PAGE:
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5 Steps to a Fully Functioning Fingertech Viper Kit!

Viper kits make building your first robot fun and easy. It's a great way to get into the sport without a huge investment and find out what type of robot you really love to drive. They are wonderful for beginners, and people who need a platform to build upon!

1. Solder esc to drive motor

The esc (motor speed controller)  controls how fast and in what direction the motor spins. I really recommend a process called “tinning” in which you heat up the connectors and place a tiny bit of solder on them prior to attaching the wire to it. I normally “tin” the connectors of esc, and the wires of the motor, and then solder them together after that. The motors connectors are very delicate, so it’s important to not put too much pressure on the motor connection tabs when heating them. After you tin the wire and the connector, heat up the motor connector to the point that the solder appears glossy and put the wire in the pool of solder, adding extra if needed.Make sure the red wire goes to positive, and the black wire goes to negative. Gently tug on the wire to make sure you have a good connection on both wires when it’s finished! 

2. Mount motors to frame

The viper kit motors come with amazing face mounting screw holes built into the side of the robot, and are very easy to line up. Rotate the motors until you see the holes for the screws to go through, and then screw them in with the appropriate sized screws. 

3. Wire the switch 

One side to the positive side of the battery, one side to both of the drive motor speed controllers positive input. Use the tinning method to prep the switch connectors, the positive drive motor esc inputs and the wire. One length of wire will connect to the battery female plug, and one of the switch connectors. The other switch connector will use two wires connected to transfer power to the positive input on both motor speed controllers. 

4. Wire the negative side of the ESCS

Using the tinning method, prep the negative sides of the motor speed controllers, two wires and the negative side of the battery connector female plug. After you tin, heat up the motor speed controller connector to the point that the solder appears glossy and put the wire in the pool of solder, adding extra if needed, and repeat on the other speed controller.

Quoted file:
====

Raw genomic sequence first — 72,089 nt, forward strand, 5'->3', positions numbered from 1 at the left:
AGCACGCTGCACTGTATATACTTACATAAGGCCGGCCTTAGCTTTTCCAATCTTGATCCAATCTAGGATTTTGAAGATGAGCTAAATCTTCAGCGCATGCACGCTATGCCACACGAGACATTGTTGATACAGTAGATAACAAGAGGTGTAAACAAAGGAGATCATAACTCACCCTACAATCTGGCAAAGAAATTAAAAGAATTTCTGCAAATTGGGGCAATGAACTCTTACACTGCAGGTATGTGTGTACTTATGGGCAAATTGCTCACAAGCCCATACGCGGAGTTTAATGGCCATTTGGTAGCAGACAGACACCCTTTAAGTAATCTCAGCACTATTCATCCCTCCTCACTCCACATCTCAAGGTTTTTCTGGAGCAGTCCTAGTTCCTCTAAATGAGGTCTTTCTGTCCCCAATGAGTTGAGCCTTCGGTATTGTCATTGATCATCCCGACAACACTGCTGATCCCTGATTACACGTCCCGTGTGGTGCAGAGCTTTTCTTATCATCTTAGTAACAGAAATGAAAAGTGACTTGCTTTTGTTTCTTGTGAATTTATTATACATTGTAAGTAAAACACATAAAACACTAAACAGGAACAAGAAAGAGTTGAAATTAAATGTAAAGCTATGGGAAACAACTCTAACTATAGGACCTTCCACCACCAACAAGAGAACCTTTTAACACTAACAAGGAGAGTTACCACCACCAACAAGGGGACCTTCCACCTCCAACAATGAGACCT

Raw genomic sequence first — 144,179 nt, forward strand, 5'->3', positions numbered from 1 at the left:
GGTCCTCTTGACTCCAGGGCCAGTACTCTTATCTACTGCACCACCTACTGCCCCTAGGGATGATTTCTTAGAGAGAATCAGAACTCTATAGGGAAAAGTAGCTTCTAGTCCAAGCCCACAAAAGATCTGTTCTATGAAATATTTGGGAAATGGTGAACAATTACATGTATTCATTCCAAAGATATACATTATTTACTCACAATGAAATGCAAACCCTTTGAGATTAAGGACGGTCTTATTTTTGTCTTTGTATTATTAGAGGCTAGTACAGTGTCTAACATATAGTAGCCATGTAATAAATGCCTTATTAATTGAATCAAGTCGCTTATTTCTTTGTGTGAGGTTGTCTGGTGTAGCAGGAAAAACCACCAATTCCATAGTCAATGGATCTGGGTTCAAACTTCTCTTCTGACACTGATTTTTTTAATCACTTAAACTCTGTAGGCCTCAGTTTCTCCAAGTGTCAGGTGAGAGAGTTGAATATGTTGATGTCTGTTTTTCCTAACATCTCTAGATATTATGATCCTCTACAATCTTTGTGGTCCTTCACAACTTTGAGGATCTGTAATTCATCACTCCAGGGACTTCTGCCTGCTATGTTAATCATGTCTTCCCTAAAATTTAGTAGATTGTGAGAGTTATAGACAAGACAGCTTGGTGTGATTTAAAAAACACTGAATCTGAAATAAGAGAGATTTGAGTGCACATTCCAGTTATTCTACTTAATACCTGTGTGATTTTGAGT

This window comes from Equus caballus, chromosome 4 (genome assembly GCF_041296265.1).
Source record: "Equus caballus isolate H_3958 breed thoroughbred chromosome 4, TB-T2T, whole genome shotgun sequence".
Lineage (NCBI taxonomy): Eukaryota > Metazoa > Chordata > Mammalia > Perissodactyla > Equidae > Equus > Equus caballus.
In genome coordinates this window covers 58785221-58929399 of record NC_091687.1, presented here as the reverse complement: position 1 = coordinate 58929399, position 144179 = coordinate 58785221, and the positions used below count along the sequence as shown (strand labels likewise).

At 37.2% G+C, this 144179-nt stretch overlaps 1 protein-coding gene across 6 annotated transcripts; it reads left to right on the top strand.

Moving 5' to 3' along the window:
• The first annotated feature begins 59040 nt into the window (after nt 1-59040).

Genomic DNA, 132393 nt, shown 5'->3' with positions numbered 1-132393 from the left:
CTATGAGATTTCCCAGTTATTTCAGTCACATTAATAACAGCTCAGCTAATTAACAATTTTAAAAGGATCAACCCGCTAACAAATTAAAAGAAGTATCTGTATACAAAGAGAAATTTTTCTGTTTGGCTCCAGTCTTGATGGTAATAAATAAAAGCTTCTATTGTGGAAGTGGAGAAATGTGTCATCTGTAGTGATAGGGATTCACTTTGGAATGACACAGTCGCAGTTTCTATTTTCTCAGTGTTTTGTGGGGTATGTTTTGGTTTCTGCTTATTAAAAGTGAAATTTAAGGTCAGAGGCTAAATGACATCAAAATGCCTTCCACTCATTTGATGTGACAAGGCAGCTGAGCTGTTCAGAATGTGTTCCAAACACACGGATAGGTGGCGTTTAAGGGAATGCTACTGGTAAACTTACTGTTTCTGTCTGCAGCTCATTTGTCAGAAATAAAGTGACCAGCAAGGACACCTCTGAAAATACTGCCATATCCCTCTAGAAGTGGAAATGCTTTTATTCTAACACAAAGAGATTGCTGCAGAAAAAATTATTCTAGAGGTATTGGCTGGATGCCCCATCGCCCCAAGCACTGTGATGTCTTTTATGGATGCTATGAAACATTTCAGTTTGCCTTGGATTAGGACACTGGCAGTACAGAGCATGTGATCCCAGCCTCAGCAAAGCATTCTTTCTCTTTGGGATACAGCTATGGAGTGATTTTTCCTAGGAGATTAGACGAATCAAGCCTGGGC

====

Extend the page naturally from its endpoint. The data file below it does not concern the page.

5. Plug components into Reciever and Bind!

When plugging in any item to a receiver, make sure any power source is disconnected, or at the very least  the power switch is set to the off position. Receivers are very easy to damage with “shorts”. Make sure the signal wire, usually white, is plugged into the signal plug, usually marked with a little S on the side. Follow the binding instructions on your controller.

Additional instructions For lifter kit 

  • Mount Servo to frame
  • Plug servo into receiver
  • Connect lifter Arm to Servo
  • Mount Lifter Arm

Additional instructions for spinner kit

  • Wire esc to weapon motor
  • Mount weapon motor
  • Wire weapon esc to receiver
  • Mount weapon
  • Bind Receiver to Controller
Bunny’s Antweight Tips and Tricks

By Bunny Sauriol, Captain, Team Malice

Antweight Winner

Little things make a huge difference

I've been competing since 2002, which puts me at 20 years in November! In that time, robots have changed dramatically. When I started we were pulling motors out of automatic doors and the dirtiest wheelchairs you can imagine. The batteries were the heaviest part for a lot of us. Now, you can order your motors custom made and your batteries are one of the lightest components. Even though the sport has evolved and gotten more powerful and harder hitting, there are some tips and tricks that haven’t changed and make each robot better. 

Tape your battery connectors before your match

There are so many fights I’ve seen where it’s a small thing that loses it for the builder, and of those, the most common is having the battery get pulled out from the force of the hits. Tape them up!

Tape the batteries

Cut weight off the connectors!